Stella Raines was looking for a change. She moved to the small town of Riverville to begin her first year of teaching history. She quickly learns that teaching in such a rural high school is no picnic, but the math teacher in the class down the hall makes her first week all the more intriguing…
Darien Wolfe is a staple of Riverville High School, with his rule-breaking hair and attire. He seems to have taught there since, well, forever. However, Darien never knew how much his long life might change until he notices the new history teacher down the hall.
Their attraction is instant and for eternity, like the stars under the full moon. But can Stella survive Darien’s secret?
For the first time, Stella realized that the house sat in the midst of thick woods, aged trees with broad trunks that isolated it from the road. Not one neighboring house was visible through the thickets and in addition, the lawn ran wild with forsythia bushes, rose of Sharon trees, evergreens, and even dogwoods. Flowers bloomed everywhere, some in neat, tended beds but others rampant across the lawn. Most were old-fashioned flowers, storybook blossoms like hollyhocks, roses, lilies, and more. The sheer wild beauty of the scene caught her breath for a few moments, and then she turned to Darien with honest enthusiasm.
“This is absolutely lovely, Darien. It is like something out of a storybook or fairy tale. It reminds me of Sleeping Beauty’s castle when the prince found it, a jewel tucked away in a verdant wood.”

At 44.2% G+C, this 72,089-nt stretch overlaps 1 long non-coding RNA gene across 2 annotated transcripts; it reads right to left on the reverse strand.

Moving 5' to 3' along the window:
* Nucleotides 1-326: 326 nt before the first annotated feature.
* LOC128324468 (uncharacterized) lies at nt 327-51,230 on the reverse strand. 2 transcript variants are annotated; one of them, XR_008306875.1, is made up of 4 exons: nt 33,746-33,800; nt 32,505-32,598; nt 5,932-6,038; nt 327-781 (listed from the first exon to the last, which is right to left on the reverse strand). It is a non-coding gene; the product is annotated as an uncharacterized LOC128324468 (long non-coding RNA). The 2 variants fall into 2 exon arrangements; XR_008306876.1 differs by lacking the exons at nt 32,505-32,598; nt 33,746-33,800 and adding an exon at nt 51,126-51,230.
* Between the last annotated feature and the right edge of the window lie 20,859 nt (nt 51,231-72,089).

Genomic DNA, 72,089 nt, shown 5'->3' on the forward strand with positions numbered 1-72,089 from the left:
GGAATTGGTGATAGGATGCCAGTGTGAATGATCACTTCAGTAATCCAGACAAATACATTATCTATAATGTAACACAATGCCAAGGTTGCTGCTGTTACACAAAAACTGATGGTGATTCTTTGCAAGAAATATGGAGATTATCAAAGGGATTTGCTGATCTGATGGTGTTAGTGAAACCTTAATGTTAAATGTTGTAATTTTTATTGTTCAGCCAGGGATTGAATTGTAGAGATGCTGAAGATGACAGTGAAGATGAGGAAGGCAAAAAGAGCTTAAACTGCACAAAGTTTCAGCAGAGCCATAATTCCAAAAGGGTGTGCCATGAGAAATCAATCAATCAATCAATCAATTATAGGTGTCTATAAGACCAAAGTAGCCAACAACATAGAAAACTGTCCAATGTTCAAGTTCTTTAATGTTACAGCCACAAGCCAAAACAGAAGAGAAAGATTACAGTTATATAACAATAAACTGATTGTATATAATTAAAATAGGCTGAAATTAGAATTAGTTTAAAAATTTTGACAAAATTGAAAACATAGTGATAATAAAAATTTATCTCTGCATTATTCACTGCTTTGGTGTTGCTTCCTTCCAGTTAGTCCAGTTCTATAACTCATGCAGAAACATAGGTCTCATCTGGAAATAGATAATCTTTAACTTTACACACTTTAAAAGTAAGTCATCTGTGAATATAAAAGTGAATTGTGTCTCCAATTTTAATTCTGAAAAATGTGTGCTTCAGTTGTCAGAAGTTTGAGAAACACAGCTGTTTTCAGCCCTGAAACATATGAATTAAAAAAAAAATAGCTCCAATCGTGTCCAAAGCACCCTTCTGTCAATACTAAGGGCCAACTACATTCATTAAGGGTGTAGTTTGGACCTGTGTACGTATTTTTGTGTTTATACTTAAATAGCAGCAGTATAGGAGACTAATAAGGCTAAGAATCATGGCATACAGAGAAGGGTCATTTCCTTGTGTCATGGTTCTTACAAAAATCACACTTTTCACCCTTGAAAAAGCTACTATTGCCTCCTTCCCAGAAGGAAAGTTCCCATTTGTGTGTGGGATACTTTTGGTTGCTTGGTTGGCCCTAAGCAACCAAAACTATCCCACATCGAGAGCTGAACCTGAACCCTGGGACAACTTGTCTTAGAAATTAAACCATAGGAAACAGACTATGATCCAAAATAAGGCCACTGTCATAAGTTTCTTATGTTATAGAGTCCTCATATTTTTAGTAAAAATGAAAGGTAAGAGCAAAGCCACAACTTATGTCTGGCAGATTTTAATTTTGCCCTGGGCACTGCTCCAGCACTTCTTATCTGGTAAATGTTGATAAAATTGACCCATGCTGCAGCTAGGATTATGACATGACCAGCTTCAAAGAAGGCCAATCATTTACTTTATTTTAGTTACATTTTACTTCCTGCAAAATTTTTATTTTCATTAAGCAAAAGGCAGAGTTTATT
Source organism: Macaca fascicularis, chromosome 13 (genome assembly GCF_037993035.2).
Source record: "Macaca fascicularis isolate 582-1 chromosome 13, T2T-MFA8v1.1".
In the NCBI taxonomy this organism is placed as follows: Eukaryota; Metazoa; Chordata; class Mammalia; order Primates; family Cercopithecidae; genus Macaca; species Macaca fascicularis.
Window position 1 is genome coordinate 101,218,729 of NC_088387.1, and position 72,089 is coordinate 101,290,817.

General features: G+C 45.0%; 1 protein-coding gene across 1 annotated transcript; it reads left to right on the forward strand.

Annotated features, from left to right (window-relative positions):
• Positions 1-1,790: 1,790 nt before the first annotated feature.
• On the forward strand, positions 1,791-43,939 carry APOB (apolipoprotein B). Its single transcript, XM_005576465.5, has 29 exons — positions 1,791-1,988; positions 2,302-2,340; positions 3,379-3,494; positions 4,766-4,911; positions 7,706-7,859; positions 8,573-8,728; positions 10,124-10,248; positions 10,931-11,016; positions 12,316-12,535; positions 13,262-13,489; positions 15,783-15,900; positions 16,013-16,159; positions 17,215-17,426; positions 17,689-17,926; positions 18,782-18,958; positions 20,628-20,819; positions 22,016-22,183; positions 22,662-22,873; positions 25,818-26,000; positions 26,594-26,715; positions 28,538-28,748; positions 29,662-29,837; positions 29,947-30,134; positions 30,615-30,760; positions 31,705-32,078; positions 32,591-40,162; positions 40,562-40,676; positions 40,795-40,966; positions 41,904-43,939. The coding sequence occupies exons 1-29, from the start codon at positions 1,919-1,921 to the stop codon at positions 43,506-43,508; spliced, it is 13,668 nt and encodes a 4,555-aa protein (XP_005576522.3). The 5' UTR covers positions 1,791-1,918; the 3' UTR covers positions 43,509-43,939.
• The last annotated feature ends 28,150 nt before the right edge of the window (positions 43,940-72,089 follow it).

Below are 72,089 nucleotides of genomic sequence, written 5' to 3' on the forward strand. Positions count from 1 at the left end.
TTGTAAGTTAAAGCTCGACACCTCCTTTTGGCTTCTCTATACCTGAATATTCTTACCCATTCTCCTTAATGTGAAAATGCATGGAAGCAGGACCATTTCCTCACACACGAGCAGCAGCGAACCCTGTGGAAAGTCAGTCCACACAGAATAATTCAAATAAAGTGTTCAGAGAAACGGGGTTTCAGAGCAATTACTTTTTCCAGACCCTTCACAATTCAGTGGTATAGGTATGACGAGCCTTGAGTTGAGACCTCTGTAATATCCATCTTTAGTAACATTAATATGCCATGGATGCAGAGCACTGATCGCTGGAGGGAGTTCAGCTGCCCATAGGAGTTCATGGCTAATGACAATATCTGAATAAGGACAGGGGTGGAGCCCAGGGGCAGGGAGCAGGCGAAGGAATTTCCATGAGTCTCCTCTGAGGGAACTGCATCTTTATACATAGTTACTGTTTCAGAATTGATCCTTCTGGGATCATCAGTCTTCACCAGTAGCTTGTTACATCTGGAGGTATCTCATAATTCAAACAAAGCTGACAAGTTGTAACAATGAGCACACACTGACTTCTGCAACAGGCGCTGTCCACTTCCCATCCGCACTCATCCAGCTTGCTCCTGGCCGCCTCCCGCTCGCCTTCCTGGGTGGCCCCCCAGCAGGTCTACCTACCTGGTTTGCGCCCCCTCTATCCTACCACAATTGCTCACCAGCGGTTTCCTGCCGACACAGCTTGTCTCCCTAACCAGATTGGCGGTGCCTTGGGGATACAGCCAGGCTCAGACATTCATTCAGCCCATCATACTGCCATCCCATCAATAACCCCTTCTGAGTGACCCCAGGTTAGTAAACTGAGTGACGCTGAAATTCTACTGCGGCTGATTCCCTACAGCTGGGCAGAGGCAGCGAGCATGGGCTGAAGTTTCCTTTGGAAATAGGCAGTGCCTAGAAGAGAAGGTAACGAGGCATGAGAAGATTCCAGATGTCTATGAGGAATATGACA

Darien offered her his hand, chuckling with pleasure as they mounted the broad stone steps to the wide covered porch that ran the front of the house. There, too, clematis and moonflower vines climbed trellises, adding to the air of privacy.
“You approve; that’s very good,” he said. “Let’s see what you think of the interior.”
He threw open the heavy carved door and let her walk ahead into a huge room with many windows. To her right, a carved staircase ascended, as graceful as an Edwardian lady waltzing would. A chandelier with multiple prisms sparkled from the very center of the ceiling. Each doorway that led from the room – into a dining room, a hallway, and the library – each had dark walnut trim. Even the furnishings, crushed velvet crimson sofas and chairs, added to the air of mystique and yesteryear.
“Darien, this is amazing. This room is stunning.”
“No. You, my dear, are stunning,” he said. He stood beside her and then turned her to face him. Stella’s heart pounded faster as he bent and kissed her, unhurried, his lips burning against hers, warm and soft as melted candle wax. Her body kindled at his caress and she leaned against him, letting the fever that spread over her body consume her. Stella felt his powerful body surge against hers, masculine and vital. His passion, his desire was a living thing between them. When he released her, she almost fell, her legs weak but he caught her.
“Stella, dear heart, you are a delight. Come have a drink with me in the library before I lose my head. Will champagne do?”